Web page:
Hopefully, you’ve slept off your New Year’s Eve hangover by now. If not, you have our deepest sympathies – 2020 was a rough year so you can be forgiven for indulging in a Swift or twelve over the last few days.
But now that our circadian rhythms are approaching normalcy, we ought to take a good look at our health going into 2021. Maybe one of your New Year’s resolutions was to take better care of yourself, or maybe (like us) you’re sceptical about how quickly we’ll be rid of The Bat Kiss, and want to make sure we’re in tip-top condition for this still-unfolding apocalypse.
In any case, there’s no better time to have a good hard look at our health habits – with the stresses of having survived 2020 being touted as being just as bad for us as smoking – and an easy place to start is with our sleep hygiene.
A mountain of scientific evidence supports the conclusion that sleep has an enormous effect on both our physical and mental health. For example, not only does poor sleep hygiene affect your stress levels, productivity, mood and reasoning capabilities, but “sleep affects almost every tissue in our bodies… growth and stress hormones, our immune system, appetite, breathing, blood pressure and cardiovascular health,” the US’ National Institutes of Health relates.
On top of that, they also report that “sleep can affect the efficiency of vaccinations… [with] research showing that well-rested people who received the flu vaccine developed stronger protection against the illness.” This is particularly relevant in 2021 with the global rollout of COVID-19 vaccines.
We’ve long been told that adults should be getting at least eight hours of sleep, but in recent times debate has also revolved around when you get those eight hours. Notably, New York Magazine’s senior health writer Katie Heaney caused a stir back in 2018 when she suggested that the best time to go to bed was 8:45pm – mortifying night owls in the process.
Her argument boils down to this: getting up early is good for you, and in order to get up early and still get your eight hours, you need to go to bed early too. If you clock off work at 6pm, 8:45 gives you enough time to get home, eat, shower and so on, and then get ready for a good night’s rest:
“Most nights, I am in bed by 8:45, reading my usual two-and-a-half pages of whatever book I’m struggling to stay awake through at that time. That way, I’m asleep by 9:15, and turning off my alarm at 5:15 a.m.: a perfect eight-hour night. At first it might feel like you’re missing things, but eventually you will be so well-rested, and so well adjusted, that you’ll float above such petty concerns.”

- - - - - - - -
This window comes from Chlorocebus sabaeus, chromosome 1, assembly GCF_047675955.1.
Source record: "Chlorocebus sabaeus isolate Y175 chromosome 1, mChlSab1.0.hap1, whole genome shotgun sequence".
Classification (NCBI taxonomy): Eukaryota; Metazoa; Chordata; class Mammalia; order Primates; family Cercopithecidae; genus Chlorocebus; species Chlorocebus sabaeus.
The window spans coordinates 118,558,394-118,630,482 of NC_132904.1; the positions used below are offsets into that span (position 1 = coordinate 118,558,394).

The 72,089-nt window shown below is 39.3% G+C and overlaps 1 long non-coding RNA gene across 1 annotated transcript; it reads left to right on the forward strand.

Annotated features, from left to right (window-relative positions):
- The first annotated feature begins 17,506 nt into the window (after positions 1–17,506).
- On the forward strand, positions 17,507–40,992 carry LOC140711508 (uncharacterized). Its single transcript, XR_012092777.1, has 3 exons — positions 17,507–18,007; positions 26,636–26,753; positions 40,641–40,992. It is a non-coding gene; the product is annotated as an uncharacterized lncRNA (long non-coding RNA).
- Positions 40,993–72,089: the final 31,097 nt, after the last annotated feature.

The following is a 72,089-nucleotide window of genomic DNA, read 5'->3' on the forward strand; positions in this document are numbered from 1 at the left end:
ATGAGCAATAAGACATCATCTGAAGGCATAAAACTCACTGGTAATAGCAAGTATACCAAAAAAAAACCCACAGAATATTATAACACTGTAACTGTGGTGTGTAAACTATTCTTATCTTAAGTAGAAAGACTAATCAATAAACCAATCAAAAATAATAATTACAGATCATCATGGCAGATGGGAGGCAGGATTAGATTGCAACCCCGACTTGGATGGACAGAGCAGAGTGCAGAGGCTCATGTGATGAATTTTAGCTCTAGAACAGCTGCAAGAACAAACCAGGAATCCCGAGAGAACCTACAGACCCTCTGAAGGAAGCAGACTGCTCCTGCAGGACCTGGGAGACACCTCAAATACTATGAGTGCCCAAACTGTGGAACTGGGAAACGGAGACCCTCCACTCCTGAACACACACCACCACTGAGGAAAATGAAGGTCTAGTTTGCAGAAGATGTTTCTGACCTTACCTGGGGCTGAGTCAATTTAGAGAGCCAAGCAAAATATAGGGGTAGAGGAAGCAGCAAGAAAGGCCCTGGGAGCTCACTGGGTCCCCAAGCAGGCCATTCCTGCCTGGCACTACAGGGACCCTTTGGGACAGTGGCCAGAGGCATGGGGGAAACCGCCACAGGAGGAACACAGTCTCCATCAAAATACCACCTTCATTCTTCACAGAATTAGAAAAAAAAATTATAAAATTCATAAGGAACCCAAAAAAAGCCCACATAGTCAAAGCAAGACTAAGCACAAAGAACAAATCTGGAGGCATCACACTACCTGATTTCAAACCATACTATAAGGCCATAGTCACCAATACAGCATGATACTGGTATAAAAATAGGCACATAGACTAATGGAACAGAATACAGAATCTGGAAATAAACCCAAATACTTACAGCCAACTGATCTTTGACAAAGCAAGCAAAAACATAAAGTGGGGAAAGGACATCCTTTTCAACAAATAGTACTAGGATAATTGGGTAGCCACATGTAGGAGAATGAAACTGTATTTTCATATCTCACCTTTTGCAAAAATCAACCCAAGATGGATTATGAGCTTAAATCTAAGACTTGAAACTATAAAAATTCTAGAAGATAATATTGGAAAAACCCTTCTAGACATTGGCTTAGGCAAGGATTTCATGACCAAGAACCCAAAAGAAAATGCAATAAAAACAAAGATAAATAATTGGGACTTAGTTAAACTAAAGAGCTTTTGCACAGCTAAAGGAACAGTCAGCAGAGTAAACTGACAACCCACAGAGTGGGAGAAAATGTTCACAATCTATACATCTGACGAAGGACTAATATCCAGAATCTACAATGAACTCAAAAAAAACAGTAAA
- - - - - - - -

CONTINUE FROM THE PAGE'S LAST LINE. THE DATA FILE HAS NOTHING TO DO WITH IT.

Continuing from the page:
While on paper this makes sense, our gut reaction says that this feels overly puritan. So what’s the go – should we all be going to bed at 8:45? Or is there a different (and less painful way) to optimise our sleep hygiene?
This ABC Everyday article from 2019 relates that the science around sleep isn’t so cut-and-dry, talking to multiple sleep experts who reveal that everyone has slightly different, natural genetic preferences around when they most like to sleep – in layman’s terms, some people are just genuinely night owls or morning people, and will feel better rested on a sleep schedule that suits their natural preferences, with Dr Gorica Micic from the Adelaide Institute for Sleep Health at Flinders University putting it like this:
“We have these general innate preferences to be either a morning type or evening type… most of us are sort of in-between… we can generally fall asleep between 9pm and midnight and awake up between 6-7am, so the ideal time is different for everybody.”
The article also elaborates that it is possible to adjust your natural body clock with professional guidance, but “you can’t change your genetics” – an 8:45 bedtime just might not be feasible, or even productive, for some of us.
The article also examines how not all adults need exactly eight hours sleep either. Some of us need more, some of us can cope with less, and how much sleep we need changes as we age.
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Another important element of sleep hygiene is not only how much sleep you get or when you’re going to bed and waking up, but also having a consistent sleep pattern. Even Heaney agrees: “I will concede that having a routine bedtime is good for you, so if that means you need to make yours 10pm instead of 8:45, I don’t endorse it, but I understand it.”
Melbourne-based sleep expert Olivia Arezzolo says you need to “commit to the consistency.”
“Cortisol wakes us up in the morning and melatonin puts us to sleep in the evening – so it’s like a hormonal seesaw. If you disrupt your biological clock by staying up late one night there’s kind of a knock-on effect to the next night, too.”
Perhaps that’s the key: not when, or how much, but sticking to a (healthy) pattern of sleep.
So don’t worry, night owls – you can stop holding your breath. Actually, wait, hold that thought: holding your breath might actually be good for you, as our interview with Bondi Rescue star and health expert Dean Gladstone reveals…